[Dixielandjazz] Ever heard someone who sounded like Al Hirt?
starwaterlogo at mpinet.net
Thu Sep 8 17:09:27 PDT 2005
----- Original Message -----
From: "Dan Ostler" <dan_ostler at hotmail.com>
To: <dixielandjazz at ml.islandnet.com>
Sent: Thursday, September 08, 2005 5:55 PM
Subject: [Dixielandjazz] Ever heard someone who sounded like Al Hirt?
> In a word. No.
> sad that
> he's gone, and sadder still that he is not remembered. I'd love to play
> that for one afternoon.
I'd say he's remembered, just not by anyone who either isn't really into
trumpet or doesn't have an awareness of the pop music world of the 60's &
early 70's. Certainly not by the teeny bopper crowd who don't have any
awareness that anything happened outside the 30 seconds they've been aware
An excellent album of his that may have escaped notice is "Horn A Plenty"
from '63. An amazing album on the RCA label. It featured an all-star band,
first rate production and fantastic arrangements by Billy May. Totally
non-dixie, mostly standards and show tunes. I don't think he ever did
another album quite like it. I could be wrong but my sense is that it didn't
sell that well, though copies seem to be fairly readily available at vintage
record outlets and eBay. It remains among my favorite things to listen to
and was the first Al Hirt recording I ever heard. Al was at the top of his
game and absolutely plays his ass off. I don't think it's ever been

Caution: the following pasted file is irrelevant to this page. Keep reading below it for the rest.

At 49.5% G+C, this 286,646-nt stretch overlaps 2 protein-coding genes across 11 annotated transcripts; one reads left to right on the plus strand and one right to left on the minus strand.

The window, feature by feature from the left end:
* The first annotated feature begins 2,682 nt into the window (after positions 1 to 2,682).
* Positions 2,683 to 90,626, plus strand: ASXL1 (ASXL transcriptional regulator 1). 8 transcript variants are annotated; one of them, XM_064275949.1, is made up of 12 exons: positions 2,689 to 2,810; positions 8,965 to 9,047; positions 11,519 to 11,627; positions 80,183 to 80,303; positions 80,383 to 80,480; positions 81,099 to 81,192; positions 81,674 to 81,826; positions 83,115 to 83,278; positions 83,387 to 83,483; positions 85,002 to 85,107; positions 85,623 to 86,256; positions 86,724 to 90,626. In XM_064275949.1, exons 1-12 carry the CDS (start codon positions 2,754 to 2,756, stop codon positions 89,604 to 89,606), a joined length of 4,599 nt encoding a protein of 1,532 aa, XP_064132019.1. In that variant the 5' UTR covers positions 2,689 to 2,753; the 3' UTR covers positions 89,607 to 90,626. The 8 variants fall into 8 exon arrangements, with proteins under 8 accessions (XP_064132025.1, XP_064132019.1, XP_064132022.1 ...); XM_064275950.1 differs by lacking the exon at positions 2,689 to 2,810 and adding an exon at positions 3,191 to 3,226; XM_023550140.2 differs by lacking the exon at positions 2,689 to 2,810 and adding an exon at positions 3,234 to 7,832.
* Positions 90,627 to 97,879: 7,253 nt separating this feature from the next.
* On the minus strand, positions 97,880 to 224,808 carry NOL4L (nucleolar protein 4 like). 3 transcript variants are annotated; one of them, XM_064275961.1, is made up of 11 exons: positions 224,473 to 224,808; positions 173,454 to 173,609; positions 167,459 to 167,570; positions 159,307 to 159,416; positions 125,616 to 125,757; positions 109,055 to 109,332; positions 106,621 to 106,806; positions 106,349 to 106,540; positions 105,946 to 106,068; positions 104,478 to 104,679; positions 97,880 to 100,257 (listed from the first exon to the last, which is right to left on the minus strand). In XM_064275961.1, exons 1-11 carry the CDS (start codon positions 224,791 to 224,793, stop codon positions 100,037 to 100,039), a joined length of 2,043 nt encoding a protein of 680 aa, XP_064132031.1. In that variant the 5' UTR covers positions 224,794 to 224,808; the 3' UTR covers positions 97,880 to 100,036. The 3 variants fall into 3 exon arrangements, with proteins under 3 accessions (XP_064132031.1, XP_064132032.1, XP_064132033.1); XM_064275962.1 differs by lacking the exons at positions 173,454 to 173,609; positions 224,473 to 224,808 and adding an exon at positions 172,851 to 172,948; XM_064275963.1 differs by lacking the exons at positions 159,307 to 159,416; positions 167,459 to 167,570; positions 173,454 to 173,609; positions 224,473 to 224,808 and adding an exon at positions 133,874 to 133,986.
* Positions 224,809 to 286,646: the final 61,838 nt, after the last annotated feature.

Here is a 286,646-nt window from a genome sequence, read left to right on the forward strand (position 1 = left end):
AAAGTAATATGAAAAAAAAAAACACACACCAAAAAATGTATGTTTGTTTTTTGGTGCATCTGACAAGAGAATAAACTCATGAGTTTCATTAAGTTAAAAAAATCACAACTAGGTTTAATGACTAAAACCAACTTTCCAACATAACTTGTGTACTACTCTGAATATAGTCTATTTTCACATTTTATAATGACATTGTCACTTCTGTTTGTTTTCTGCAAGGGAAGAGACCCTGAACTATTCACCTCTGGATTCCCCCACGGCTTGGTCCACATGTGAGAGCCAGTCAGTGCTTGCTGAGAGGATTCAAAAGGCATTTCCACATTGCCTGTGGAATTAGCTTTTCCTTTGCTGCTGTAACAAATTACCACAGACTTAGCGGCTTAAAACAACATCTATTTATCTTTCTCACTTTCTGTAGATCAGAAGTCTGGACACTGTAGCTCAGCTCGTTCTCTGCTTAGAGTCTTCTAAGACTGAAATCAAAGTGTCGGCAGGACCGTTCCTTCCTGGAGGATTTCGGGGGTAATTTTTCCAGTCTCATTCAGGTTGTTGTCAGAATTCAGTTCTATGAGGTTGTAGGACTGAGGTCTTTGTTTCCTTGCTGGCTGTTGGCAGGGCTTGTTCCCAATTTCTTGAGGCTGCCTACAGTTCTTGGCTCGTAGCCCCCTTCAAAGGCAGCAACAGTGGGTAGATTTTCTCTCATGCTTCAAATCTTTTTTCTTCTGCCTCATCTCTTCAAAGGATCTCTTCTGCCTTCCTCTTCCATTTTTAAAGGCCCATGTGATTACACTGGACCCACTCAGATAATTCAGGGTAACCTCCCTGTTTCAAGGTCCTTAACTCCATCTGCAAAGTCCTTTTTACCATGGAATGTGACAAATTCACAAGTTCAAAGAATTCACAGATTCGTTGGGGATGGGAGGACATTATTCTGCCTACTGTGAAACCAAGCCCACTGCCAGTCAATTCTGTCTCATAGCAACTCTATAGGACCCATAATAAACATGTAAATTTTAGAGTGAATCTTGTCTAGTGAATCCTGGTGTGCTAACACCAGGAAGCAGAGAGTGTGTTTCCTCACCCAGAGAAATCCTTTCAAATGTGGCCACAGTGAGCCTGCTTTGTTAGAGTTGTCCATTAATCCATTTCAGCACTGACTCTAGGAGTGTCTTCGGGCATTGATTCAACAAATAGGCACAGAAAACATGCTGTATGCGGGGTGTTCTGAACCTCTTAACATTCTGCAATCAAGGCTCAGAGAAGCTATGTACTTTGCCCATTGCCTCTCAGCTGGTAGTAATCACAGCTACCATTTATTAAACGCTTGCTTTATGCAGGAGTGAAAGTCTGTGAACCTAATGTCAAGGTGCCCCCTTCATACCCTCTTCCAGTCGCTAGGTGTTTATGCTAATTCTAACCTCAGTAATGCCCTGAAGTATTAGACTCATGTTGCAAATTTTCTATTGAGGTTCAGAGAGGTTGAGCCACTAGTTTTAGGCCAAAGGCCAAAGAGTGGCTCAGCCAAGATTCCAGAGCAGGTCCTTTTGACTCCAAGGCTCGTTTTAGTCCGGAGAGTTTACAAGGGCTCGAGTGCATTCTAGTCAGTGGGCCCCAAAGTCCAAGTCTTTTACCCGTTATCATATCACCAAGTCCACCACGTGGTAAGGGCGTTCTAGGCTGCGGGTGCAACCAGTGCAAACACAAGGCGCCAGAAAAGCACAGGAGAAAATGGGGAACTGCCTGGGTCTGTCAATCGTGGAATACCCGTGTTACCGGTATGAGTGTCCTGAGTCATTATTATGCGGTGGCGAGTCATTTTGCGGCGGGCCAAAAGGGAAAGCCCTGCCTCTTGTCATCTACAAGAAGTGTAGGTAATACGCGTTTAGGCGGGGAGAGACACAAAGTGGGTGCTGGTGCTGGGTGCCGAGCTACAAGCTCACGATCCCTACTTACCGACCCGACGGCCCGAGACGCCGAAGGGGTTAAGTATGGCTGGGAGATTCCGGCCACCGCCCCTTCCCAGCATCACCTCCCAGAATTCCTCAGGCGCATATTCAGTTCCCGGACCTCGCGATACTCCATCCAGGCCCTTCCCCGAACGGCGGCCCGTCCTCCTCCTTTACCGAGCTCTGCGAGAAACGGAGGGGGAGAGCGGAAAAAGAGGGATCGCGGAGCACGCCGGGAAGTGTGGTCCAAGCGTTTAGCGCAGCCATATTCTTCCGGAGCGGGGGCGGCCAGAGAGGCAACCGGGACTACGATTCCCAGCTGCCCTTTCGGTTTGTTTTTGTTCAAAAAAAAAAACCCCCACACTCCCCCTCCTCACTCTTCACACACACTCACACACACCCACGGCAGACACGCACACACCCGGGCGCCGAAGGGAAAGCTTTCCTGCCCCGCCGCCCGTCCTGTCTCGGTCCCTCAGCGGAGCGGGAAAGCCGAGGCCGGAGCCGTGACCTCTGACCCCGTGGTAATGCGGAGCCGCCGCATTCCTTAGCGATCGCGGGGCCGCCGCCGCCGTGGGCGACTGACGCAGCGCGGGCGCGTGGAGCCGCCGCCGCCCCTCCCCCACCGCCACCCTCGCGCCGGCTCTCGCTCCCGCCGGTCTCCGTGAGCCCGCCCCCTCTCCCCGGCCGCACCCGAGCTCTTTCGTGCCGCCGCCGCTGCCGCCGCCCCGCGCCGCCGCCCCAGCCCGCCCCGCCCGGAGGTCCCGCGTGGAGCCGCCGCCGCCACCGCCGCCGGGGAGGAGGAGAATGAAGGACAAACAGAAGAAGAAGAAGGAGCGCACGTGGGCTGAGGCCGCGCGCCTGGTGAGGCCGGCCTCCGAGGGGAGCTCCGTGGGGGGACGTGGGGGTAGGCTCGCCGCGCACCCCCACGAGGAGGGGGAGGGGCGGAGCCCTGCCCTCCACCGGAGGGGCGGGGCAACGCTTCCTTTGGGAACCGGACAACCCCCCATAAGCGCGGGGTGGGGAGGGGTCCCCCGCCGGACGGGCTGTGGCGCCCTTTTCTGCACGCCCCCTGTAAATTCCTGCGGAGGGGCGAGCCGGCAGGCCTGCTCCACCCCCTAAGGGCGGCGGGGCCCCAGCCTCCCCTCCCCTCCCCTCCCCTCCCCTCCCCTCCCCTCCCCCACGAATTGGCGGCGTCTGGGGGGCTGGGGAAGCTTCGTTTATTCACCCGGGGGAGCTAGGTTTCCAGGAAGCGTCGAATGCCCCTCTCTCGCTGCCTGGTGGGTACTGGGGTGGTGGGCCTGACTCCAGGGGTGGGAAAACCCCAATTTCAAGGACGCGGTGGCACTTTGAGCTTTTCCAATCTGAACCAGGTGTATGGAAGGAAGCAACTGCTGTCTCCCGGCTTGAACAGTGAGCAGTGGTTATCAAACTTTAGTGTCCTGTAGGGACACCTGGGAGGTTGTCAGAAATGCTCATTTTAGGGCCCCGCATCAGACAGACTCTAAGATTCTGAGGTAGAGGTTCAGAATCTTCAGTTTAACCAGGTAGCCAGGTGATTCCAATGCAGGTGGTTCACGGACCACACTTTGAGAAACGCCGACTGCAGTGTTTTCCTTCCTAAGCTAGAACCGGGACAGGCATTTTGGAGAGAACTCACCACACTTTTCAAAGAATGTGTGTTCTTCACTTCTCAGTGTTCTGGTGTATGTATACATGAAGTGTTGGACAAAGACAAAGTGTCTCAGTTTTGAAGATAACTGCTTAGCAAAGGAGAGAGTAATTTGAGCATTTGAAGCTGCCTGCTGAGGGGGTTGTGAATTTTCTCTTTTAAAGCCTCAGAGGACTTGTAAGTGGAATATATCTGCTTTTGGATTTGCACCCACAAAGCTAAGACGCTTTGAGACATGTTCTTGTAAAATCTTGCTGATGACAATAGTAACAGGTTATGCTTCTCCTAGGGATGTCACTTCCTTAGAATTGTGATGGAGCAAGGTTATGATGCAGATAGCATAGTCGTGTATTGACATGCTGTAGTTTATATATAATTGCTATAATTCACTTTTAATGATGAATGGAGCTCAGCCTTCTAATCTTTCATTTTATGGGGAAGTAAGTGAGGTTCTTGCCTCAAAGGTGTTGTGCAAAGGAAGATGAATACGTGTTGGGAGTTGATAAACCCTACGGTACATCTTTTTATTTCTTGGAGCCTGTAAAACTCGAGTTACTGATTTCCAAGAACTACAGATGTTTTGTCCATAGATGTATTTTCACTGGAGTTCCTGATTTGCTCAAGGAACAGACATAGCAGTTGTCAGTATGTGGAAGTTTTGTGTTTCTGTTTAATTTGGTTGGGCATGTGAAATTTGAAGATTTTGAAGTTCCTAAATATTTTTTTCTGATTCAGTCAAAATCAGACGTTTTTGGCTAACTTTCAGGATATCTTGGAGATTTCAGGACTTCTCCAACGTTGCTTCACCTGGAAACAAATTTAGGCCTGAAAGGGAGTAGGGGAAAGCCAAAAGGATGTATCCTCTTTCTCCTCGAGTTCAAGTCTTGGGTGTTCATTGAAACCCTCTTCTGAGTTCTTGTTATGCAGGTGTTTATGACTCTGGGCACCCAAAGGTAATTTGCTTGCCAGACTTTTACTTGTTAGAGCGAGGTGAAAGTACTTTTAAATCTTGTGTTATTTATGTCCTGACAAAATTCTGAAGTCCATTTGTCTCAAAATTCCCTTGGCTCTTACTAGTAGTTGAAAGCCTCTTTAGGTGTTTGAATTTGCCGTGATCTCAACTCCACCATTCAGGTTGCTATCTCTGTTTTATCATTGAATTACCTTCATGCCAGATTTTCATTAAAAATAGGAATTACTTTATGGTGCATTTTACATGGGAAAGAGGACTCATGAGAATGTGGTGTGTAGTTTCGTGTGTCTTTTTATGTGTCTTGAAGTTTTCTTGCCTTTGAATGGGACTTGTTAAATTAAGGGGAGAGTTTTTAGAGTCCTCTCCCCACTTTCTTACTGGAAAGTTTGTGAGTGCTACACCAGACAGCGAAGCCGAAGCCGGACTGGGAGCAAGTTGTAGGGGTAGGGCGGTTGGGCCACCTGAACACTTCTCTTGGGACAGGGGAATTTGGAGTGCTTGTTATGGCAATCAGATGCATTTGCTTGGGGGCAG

released on CD. I'd love to hear the master tapes, which I hope are still
The first cut on the album is "Holiday For Trumpet" which as I understand it
was a reworked version of a tune called "Brassman's Holiday". It's sort of
similar in character to "Holiday For Strings" but with far more gusto. The
story I heard was that Hirt read it down once at the session and then they
recorded it. If that's true, it's pretty amazing since it's not an easy
chart, nor for that matter is the band's part. He used it as a theme song
for a while.
I don't think I could pick a favorite off the album but "Memories Of You" is
kind of an encapsulated example of what Al was all about. In the intro he
fires off this incredible stream of notes that are so lyrical and precise,
then he pulls up and segue's into some of the nicest ballad playing you've
ever heard, alternating with amazing, robust soaring.
More information about the Dixielandjazz